Arizona Earthquake Hazard Mitigation Legislation
(AZ‐1) Arizona Revised Statutes (ARS), Title 26: Establishes the Arizona Division of Emergency Management under the Department of Emergency and Military Affairs. Title 26 states the Division shall prepare for and coordinate those emergency management activities that may be required to reduce the impact of disaster on persons or property. ADEM is organized into four operational sections: Logistics, Preparedness, Operations, and Recovery. ADEM is also responsible for the administrative oversight of the Arizona Emergency Response Commission. The Mitigation Office falls under the Operations Section. The Mitigation Office is staffed by five employees which includes the State Hazard Mitigation Officer, Grant Program Manager, State and Local Hazard Mitigation Planning Program Manager, Programs and Projects Specialist (outreach and education), and an Administrative Assistant. The Operations Section coordinates emergency response and conducts hazard mitigation planning through the coordination and application of federal and state resources. It liaises with federal, state and local agencies to conduct a daily all‐hazard threat assessment to ensure the emergency management community is not caught unaware.
The Recovery Section manages the Public Assistance Program (406 Mitigation): The Recovery Section is extremely proactive in regards to 406 Mitigation on federal as well as state disasters. Each Disaster Recovery Coordinator has received training on hazard mitigation and works with the subgrantees to include any and all potential 406 Mitigation measures in the project worksheets. The Arizona Administrative Code (R8‐2‐314) states, “The applicant shall comply with any mitigation requirements specified by the Director for repair or replacement projects subject to repeated damage from flooding or other threats to life or property”, which advocates for mitigation on Public Assistance projects. The Mitigation Office and the Recovery Section coordinate very closely before, during and following disasters. The Recovery Section includes 406 and 404 mitigation information in all of their Applicant Briefings and training sessions. If there is a mitigation project which does not meet the requirements of 406 Mitigation, the Recovery Section will notify the Mitigation Office so it may be looked at for Mitigation grant funding.
The Preparedness Section is responsible for the State of Arizona Emergency Response and Recovery Plan (SERPP) which addresses the consequences of any emergency, disaster or incident in which there is a need for state resources in providing prevention, preparedness, response and/or recovery assistance activities. It is applicable to natural hazards and human‐caused incidents. The Recovery and Mitigation Annex within the SERPP was consolidated and has been completely revised in mid‐2007 as part of ESF #14.
The Arizona State Emergency Response Commission (AZSERC) oversees 15 Local Emergency Planning Committees and supports community, industry and government and academia in: planning, release and incident reporting, data management guidance for inventory reporting, public disclosure about hazardous chemicals and development of training and outreach programs. Also provides consultative services, workshops and coordinates development and review of plans and programs for local planning committees.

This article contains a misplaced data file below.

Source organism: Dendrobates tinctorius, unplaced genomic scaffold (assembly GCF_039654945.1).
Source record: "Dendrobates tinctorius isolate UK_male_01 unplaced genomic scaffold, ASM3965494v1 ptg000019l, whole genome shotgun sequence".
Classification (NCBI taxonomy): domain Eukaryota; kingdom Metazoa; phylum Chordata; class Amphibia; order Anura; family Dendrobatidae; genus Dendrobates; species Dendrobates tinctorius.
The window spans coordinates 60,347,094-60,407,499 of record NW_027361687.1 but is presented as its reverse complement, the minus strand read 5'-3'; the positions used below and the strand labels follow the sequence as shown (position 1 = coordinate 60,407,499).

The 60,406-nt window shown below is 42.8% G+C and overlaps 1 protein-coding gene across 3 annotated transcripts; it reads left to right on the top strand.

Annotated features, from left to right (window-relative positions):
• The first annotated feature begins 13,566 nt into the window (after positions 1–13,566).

(AZ‐2) Growing Smarter and Growing Smarter Plus Acts: Through a partnership among the Arizona Legislature, interested citizens, and the Arizona Governor’s Office, a comprehensive effort was undertaken to address growth‐related issues that resulted in the passage of the Growing Smarter Act of 1998 and the Growing Smarter Plus Act of 2000. Taken together, the Growing Smarter legislation provides comprehensive land use planning and zoning reforms, including the acquisition of open space, and gives residents of Arizona cities, towns, and counties a number of tools to shape growth in their own communities, such as the right to vote on general plans and restrictions on how general and comprehensive plans can be amended.
(AZ‐3) Executive Order 2002‐5 (Amending Executive Order 2001‐2) Growing Smarter Oversight Council: Established Growing Smarter Oversight Council to continue to address growth‐related issues and evaluate the effectiveness of the Growing Smarter and Growing Smarter Plus Acts. The Oversight Council consists of 25 appointed members representing a variety of private and public interests who are charged with the following tasks: monitoring the implementation of Growing Smarter and Growing Smarter Plus Acts; identifying obstacles to implementation and suggesting refinements to facilitate implementation; developing a method for measuring the effectiveness of the Acts; determining how compliance with the Acts should be addressed and suggesting improvements to the Acts; reporting annually to the Legislature, Governor’s Office, and the citizens of Arizona.
(AZ‐4) Arizona Administrative Code Title 7 Education Chapter 6 Section 760. Laws and Building Codes: To the extent required by law, school buildings shall be in compliance with federal, state and local building and fire codes and laws that are applicable to the particular building. At a minimum, the 1997 Uniform Building Code (UBC) is required to be met for new school facility construction and, as required, for building renovations in existing schools.
Information taken from the Washington State Seismic Mitigation Policy Gap Analysis: A Cross-State Comparison, by Scott B. Miles, Ph. D. and Brian D. Gouran, L.G.